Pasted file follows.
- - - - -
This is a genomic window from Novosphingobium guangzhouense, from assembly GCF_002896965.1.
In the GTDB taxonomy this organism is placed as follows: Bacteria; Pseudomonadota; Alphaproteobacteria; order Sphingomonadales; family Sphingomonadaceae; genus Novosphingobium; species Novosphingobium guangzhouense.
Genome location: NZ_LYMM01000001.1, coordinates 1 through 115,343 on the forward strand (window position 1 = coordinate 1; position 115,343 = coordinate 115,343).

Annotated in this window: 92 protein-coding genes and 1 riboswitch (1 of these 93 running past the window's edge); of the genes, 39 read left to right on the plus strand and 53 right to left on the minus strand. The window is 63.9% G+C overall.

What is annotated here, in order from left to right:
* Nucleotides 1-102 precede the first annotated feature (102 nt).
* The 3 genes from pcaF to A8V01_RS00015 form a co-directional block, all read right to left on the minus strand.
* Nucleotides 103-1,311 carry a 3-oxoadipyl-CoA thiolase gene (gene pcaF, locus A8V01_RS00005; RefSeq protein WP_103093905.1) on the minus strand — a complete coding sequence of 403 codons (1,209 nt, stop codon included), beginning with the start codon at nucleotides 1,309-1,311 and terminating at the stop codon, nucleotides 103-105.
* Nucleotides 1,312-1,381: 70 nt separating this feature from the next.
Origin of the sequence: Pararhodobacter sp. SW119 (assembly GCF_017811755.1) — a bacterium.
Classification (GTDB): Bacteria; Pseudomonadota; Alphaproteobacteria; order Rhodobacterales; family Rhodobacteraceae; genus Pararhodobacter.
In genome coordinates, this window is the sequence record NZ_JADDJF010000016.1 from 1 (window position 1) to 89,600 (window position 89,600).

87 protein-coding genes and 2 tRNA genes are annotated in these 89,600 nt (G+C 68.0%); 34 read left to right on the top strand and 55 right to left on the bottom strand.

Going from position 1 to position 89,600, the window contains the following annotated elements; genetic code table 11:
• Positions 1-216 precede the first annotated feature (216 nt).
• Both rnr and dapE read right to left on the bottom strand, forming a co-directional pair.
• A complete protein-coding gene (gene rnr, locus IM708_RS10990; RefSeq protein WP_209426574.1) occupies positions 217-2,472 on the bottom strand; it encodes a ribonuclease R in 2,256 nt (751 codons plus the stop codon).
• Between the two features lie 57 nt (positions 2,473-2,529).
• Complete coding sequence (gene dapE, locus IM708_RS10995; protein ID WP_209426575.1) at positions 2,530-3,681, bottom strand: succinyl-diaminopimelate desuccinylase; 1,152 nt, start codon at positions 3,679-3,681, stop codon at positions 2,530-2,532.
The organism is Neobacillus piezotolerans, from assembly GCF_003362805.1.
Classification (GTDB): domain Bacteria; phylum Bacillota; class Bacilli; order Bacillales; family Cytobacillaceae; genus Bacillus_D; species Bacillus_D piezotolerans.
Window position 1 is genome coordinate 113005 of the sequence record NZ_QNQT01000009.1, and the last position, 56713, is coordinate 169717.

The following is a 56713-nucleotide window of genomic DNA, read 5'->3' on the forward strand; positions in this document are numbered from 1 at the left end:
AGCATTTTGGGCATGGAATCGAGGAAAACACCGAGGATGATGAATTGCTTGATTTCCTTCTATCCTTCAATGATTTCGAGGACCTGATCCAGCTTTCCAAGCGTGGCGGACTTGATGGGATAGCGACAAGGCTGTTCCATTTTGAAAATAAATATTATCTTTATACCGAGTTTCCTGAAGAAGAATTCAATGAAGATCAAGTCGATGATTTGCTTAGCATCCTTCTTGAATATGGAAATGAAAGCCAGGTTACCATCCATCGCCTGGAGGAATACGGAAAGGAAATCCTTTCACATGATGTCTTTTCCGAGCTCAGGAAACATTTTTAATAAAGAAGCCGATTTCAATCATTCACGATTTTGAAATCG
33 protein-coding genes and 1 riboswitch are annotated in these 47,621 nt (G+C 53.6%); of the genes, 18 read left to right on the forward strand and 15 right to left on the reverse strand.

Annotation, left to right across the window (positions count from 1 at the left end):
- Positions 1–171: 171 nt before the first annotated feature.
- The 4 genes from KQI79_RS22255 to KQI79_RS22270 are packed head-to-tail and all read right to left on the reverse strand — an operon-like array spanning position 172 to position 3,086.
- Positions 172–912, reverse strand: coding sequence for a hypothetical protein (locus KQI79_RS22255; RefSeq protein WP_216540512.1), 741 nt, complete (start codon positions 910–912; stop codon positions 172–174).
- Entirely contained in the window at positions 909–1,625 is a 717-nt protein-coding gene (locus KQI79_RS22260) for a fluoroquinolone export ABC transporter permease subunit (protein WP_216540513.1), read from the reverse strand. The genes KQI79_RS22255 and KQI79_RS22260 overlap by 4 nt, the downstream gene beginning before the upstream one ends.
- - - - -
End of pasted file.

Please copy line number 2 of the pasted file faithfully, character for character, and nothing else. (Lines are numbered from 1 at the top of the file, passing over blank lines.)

In the GTDB taxonomy this organism is placed as follows: Bacteria; Pseudomonadota; Alphaproteobacteria; order Sphingomonadales; family Sphingomonadaceae; genus Novosphingobium; species Novosphingobium guangzhouense.